Java Autoboxing and Unboxing Examples

Autoboxing and Unboxing are the features included in Java 1.5, where the auto conversion happens from Primitive data type to its corresponding Wrapper Class and Vice-Versa. Autoboxing features allows you to use the primitive data type and object types interchangeably in Java in many places. The most familiar case is that when we use Collections like ArrayList or TreeSet etc.. we all know that it can take only Object data types and not primitive types, then we need to convert primitive to object type and add it to the collection. With the introduction of autoboxing and unboxing the conversion happens automatically by the Java compiler

Autoboxing: Conversion of the primitive data types to their corresponding wrapper classes is known as autoboxing. For example: conversion of long to Long, int to Integer, double to Double etc.

Unboxing: It is just the reverse process of autoboxing. Automatically converting an object of a wrapper class to its corresponding primitive type is known as unboxing. For example : conversion of Integer to int, Float to float, Double to double etc.

Autoboxing in Java

1. Adding values to the collection framework

We all know that collection can take only Object type and not primitive type, even when you add primitives to the collection, the compiler will not throw any error it will do the conversion(Autoboxing) for you. Lets take the below example.

        ArrayList<Integer> arrayList1 = new ArrayList<Integer>();
        arrayList1.add(1);
        arrayList1.add(2);
        arrayList1.add(3);

In the above code, the ArrayList can take only Integer type elements whereas we are adding only primitives.

2. Parameter to a Method

When a method is expecting a parameter of Wrapper class type but the parameter passed is of primitive type.

public class Test1 
{
    public static void main(String args[])
    {
       disp(10);
    }
    public static void disp(Integer val)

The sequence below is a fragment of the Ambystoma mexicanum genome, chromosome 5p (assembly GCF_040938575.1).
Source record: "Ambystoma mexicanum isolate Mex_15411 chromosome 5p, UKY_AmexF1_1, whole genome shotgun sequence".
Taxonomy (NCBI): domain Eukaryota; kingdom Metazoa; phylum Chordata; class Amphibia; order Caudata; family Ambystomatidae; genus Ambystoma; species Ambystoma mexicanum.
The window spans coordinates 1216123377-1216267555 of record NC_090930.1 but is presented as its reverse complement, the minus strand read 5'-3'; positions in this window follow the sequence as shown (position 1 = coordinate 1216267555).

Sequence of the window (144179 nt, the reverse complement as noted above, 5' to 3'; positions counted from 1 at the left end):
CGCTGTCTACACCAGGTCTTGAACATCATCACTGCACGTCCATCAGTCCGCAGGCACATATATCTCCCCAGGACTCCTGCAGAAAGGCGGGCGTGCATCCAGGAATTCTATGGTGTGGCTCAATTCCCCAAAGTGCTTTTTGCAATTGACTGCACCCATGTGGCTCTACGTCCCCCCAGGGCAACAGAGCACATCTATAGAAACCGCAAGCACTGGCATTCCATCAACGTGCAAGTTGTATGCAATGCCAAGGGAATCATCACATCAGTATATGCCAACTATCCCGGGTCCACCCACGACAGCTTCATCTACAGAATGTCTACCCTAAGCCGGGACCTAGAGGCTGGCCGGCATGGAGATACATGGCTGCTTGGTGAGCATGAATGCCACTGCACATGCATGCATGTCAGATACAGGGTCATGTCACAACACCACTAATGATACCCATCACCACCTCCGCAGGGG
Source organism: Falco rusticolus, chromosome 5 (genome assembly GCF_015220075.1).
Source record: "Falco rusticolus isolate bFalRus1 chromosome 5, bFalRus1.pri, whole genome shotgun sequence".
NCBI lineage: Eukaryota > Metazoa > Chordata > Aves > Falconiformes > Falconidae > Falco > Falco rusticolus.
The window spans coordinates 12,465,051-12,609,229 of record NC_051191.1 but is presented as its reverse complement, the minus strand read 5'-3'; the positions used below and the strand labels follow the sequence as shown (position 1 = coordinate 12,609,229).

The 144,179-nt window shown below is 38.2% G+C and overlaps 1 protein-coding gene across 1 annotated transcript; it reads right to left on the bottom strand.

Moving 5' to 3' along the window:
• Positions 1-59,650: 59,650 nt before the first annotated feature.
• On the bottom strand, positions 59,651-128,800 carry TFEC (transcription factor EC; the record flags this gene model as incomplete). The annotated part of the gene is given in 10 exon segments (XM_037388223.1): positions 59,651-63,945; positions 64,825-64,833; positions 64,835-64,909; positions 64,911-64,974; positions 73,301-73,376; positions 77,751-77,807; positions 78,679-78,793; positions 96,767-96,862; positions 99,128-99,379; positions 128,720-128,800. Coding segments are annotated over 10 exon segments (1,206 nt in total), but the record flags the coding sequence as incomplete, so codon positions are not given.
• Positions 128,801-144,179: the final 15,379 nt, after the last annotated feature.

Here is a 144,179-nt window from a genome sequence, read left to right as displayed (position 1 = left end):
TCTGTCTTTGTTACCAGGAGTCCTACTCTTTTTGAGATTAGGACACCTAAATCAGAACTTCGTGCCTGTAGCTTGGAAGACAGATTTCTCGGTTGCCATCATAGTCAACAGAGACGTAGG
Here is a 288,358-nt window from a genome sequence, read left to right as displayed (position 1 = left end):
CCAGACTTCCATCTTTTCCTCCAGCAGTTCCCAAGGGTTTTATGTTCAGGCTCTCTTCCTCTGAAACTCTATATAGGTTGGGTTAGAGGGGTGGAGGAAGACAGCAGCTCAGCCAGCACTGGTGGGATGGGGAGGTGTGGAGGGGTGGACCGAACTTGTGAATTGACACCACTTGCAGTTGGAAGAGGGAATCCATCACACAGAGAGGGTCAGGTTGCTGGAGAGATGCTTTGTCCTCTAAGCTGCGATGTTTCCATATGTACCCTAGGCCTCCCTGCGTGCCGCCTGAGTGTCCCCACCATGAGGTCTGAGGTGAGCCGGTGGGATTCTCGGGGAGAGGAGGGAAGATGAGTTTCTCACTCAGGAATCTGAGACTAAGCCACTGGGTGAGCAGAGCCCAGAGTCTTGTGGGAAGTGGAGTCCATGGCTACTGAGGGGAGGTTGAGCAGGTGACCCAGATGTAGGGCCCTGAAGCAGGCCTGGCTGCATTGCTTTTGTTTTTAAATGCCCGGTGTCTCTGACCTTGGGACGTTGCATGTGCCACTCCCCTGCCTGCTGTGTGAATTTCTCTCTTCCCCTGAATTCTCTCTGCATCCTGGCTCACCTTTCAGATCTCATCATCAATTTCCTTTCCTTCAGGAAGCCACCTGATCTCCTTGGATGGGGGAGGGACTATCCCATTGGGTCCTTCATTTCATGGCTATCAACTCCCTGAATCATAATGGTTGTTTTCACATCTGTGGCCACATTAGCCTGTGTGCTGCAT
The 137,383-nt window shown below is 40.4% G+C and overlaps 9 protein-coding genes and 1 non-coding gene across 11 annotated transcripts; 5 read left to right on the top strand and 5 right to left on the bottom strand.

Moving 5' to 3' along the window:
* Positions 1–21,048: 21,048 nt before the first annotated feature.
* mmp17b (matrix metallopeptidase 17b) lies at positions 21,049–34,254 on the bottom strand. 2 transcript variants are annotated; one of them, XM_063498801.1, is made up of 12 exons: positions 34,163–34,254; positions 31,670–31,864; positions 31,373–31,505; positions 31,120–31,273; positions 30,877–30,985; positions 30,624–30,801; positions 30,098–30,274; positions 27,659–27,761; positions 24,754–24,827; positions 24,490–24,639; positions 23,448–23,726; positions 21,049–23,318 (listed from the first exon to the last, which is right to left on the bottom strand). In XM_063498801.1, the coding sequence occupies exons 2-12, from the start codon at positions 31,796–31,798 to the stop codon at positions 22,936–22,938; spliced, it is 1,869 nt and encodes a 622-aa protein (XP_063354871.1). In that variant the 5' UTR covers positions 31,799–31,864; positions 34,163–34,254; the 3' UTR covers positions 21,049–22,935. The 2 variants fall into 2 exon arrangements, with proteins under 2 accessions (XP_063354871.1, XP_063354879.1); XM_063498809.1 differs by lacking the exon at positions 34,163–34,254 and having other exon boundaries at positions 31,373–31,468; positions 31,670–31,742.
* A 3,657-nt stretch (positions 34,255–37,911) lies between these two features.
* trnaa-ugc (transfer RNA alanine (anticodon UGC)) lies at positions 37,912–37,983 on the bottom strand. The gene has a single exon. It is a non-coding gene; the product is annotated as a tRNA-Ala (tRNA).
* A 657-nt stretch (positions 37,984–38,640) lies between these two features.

{
        System.out.println(val);
    }
}

Even though the disp() method expects a wrapper class(Integer) parameter, but we are passing the int(primitive type) . The program runs fine as the compiler does the Autoboxing here.

3. Assigning Primitives to Wrapper

When you are assigning a primitive type value to wrapper class of its type. For example: The below statements are completely valid

        Float f = 3.0f;
        Integer i = 3;

Unboxing in Java

1. Retriving value from the Collection Framework

The get() Method of the collection will return Wrapper class still you can assign it to primitives.

ArrayList<Integer> arrayList1 = new ArrayList<Integer>();
int val = arrayList1.get(0);

Here the arrayList1 returns Integer type object, which compiler unboxes and sets to int val

2. Parameter to a Method

When a method is expecting a parameter of primitive type but the parameter passed is of Wrapper class type.

public class Test1 
{
    public static void main(String args[])
    {
       disp(new Integer(10));
    }
    public static void disp(int val)
    {
        System.out.println(val);
    }
}

Even though the disp() method expects a primitive(int) parameter, but we are passing wrapper class type(Integer) . The program runs fine as the compiler does the Unboxing here.

3. Assigning Wrapper to Primitives

When you are assigning a wrapper type to primitives. For example: The below statements are completely valid

       Integer wrapper = new Integer(10);
       int i = wrapper;

How compiler does Autoboxing and Unboxing?

We have learnt that the compiler converts the primitives to Wrapper type and vice-versa. Lets now discuss what exactly compiler does during autoboxing and unboxing.

Autoboxing

What we are able to see

Interger val = 10;

What compiler does for us

Integer val = Integer.valueOf(10);

Unboxing

What we are able to see

Integer wrapper = new Integer(10);
int val = wrapper;

What compiler does for us

Integer wrapper = new Integer(10);
int val = wrapper.intValue();

 

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